Shanghai Blue


I was born, raised and educated in Delhi. I married and had a daughter, and took proper training as a chef in order to build a career. My marriage did not last. I began working as a chef for diplomats, about 15 years ago when I was in my early twenties. I also worked in the US and Canada for some time. I had not been able to take my little girl with me; I had left her with my former in-laws. But they were not able to take care of her. I tried to bring her to the West but couldn’t afford it as there was no support from my ex-husband’s family. I returned to Delhi so that I could raise my child.

I began working as a chef for a foreign embassy, but left that job as the salary was very low, though they provided me with an apartment. My child was growing up, our expenditure was increasing. Since I was an experienced chef, I decided to open a restaurant in Khirkee Extension two years ago. I named my establishment ‘Shanghai Blue’. It was an eat-in as well as take-away place. It was quite successful as I got a lot of customers from my neighbourhood, especially men. Women were less receptive, and some also criticized me for opening a roadside business. They could not quite believe that a single woman, without any man’s backing, could independently manage a restaurant.

Through friends and local shops I contacted three young me to work for me. They were quite active and seemed committed. The restaurant opened at noon and closed at 11 p.m. Male customers and men from the locality never misbehaved with me, nor were there any disruptive incidents in my establishment. Most of my customers were young people who work in call centers, malls or nearby private offices. They usually live in shared flats or as paying guests. They would order one dish and sit for hours. I never asked them to free their tables for other customers, and nor did I object to the young men and women sitting close and holding hands, as I am quite liberal in outlook. My restaurant was usually full of these groups and couples. Local families rarely came in to eat, but they ordered a lot of take-out daily.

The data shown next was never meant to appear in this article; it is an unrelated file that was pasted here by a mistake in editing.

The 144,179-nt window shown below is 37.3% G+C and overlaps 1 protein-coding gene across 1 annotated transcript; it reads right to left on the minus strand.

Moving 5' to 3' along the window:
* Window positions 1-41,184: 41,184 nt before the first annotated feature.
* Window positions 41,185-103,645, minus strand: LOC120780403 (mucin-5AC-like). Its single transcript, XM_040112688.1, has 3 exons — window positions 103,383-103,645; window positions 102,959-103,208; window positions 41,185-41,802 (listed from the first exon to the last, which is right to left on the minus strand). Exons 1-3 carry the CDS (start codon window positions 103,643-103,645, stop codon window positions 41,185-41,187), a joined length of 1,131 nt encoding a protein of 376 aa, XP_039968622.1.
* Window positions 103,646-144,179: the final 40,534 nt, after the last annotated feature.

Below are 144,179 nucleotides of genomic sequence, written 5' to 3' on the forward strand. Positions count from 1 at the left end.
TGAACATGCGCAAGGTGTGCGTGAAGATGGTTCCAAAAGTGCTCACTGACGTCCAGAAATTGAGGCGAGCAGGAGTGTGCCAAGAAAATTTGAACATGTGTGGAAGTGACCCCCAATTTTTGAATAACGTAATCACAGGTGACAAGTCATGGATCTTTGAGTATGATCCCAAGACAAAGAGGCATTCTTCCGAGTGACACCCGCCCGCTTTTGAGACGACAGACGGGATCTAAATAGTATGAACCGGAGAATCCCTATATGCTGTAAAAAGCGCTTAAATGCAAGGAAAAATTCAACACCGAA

I never felt unsafe in Khirkee, though I was single woman running a business and living on my own with my young daughter. Compared to localities like Kishangarh and Munirka, Khirkee is quite modern. Here, girls can wear shorts or high skirts and move around freely with their friends. They are fully at ease when they come to my restaurant and eat and socialize till late at night. They can also commute safely in the late hours. The area is diverse, because rents are cheap and this attracts people from all parts of the country, who don’t have much income but have aspirations. I understand their situation as I too was struggling like them at one time.

The restaurant was running smoothly, but I began hearing rumours that my employees were cheating me. I noticed that they were selling my supplies outside. They also began to deceive me in other ways. My naïve faith in them turned out to be misplaced. There was a huge deficit in my cash flow as well. Gradually it became unmanageable and I had to close my business. It was a big financial blow and also psychologically very depressing. I took a job in a café for a while, and then tried to operate a take-away food business from my home. But this didn’t work either, as I found it hard to trust people, and also could not find anyone reliable to make deliveries.

So now I have joined a corporate office, and at least my financial anxieties have reduced. Earlier I stayed in a rented flat, but slowly, paying in installments, I have managed to buy a house.

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